Background The 2009 RAISE Patient Needs Survey done in Canada, France, Germany and United Kingdom revealed important information about concerns patients have regarding their subcutaneous anti-TNF treatment. Authors concluded that these concerns were surprising and it is important to recognize that they exist among patients in aim to address them through both clinical practice and future innovation of anti-TNF delivery devices.
Objectives The study aimed to find out how much rheumatologists know about everyday life of rheumatoid arthritis (RA) patients treated with biological therapies. The parameters studied were the convenience or inconvenience of taking biological drugs, the form and frequency of drug taking preferred by patients. Rheumatologists’ and patients’ opinions were then compared.
Methods The questionnaire study was performed with a standardised interview method by trained interviewers. Patients were asked about the problems and complaints which they associated with taking biological drugs (especially pain perceived and associated with drug administration), whether they injected the drug themselves or were helped by a relative or a health professional, what form of drug and the frequency of its consecutive administrations they preferred. Other questions asked whether patients were satisfied with the efficacy and safety of the therapies available now, their needs which biological therapies failed to meet, and a model of an ideal drug in RA biological therapy. Doctors were asked the some questions
Results The survey was completed by 30 rheumatologists who employ biological therapies and 120 patients treated with biological drugs, either subcutaneously (52%) or intravenously (48%). Physicians thought that patients found administering subcutaneous injections easy or very easy, problems with opening a package were rare (in 14%), more common with the use of an applicator (in 43%), and 83% of patients preferred this mode of applying, thus rarely chose intravenous application (3%). Physicians believed 85% of patients administered injections themselves, and they preferred taking medication once a month. Patients reported few substantial problems with package opening (17% did) or operating the applicator (16% did). But they declared being afraid of needles (24%), felt more adverse effects after subcutaneous application (24% vs 10%) – most often pain (17%) or allergic reaction in the injection site (8%). Consequently, in every fourth patient, the injection was administered by another person (usually a nurse). 38% of patients preferred medication being administered subcutaneously, intravenously – 39%, others hardly cared. Drug administration frequency preferred by patients was once a month or more rarely.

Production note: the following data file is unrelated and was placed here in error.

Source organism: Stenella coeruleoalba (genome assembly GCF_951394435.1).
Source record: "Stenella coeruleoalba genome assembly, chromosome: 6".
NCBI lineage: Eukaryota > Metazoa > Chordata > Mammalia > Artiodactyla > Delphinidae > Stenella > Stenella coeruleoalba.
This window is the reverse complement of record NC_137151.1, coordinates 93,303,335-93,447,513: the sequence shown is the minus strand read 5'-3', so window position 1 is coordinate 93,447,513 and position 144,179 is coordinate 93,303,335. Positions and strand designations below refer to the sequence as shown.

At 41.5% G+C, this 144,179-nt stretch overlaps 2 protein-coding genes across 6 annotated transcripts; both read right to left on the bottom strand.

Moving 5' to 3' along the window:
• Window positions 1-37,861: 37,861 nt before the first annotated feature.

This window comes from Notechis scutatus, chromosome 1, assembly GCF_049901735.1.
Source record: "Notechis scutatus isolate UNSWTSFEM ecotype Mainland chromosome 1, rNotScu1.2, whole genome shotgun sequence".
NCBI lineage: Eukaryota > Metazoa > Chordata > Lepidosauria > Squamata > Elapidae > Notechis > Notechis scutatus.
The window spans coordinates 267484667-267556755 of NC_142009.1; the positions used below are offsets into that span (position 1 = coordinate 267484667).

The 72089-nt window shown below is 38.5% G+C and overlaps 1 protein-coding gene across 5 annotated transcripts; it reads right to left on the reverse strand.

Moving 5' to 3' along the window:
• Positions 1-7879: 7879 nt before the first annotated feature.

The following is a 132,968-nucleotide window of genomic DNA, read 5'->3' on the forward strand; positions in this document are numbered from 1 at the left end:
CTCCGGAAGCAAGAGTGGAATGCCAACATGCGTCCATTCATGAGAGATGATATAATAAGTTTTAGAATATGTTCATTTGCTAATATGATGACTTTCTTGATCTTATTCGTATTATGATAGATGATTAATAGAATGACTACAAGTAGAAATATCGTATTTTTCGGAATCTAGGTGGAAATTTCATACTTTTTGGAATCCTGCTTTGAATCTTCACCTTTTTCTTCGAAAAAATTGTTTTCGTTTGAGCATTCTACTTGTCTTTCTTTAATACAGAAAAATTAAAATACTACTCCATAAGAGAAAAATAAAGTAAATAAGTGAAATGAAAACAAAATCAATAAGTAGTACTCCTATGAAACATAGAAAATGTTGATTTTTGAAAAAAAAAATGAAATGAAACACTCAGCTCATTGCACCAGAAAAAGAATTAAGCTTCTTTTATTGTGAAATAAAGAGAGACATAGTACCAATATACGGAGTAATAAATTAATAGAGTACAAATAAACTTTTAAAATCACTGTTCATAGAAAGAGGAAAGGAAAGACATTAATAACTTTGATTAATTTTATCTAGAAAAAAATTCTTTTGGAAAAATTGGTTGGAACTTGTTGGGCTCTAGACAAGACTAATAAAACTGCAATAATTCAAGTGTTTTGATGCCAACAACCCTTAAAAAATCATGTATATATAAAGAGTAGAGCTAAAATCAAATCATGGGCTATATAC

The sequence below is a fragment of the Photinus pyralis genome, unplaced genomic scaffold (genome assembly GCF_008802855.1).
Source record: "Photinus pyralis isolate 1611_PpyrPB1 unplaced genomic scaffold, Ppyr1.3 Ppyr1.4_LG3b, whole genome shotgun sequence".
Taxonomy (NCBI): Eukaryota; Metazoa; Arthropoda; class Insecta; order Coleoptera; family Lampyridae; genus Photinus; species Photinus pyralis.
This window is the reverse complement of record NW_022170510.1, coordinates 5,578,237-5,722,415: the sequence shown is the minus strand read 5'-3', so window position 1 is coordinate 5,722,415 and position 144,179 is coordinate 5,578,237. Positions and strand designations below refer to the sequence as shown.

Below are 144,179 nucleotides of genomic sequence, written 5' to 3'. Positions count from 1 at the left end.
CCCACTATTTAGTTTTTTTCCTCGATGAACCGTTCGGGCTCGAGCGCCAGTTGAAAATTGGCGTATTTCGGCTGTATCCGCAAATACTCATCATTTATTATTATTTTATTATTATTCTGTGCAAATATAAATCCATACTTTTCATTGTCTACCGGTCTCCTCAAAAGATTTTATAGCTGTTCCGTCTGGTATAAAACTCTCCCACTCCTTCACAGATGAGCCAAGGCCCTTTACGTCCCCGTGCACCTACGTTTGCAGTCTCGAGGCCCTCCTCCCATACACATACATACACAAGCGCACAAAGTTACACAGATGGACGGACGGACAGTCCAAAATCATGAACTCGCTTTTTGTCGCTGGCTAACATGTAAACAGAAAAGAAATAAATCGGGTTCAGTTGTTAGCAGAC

Conclusions Servey reveald that physicians’ and patients’ opinions are very different. The authors conclude that patients should decide about how medication is administered.
References McInnes I., Burmester G., Jonas M. et al.: Rheumatoid arthritis: insights, strategies and expectations—patient perceptions of anti-TNF subcutaneous delivery devices in rheumatoid arthritis [AB0302-HP]. Ann Rheum Dis 2010;69 (Suppl3):680
Disclosure of Interest M. Tłustochowicz Grant/research support from: Questionnaire sponsored by MSD Poland, J. Kur-Zalewska: None Declared, W. Tlustochowicz: None Declared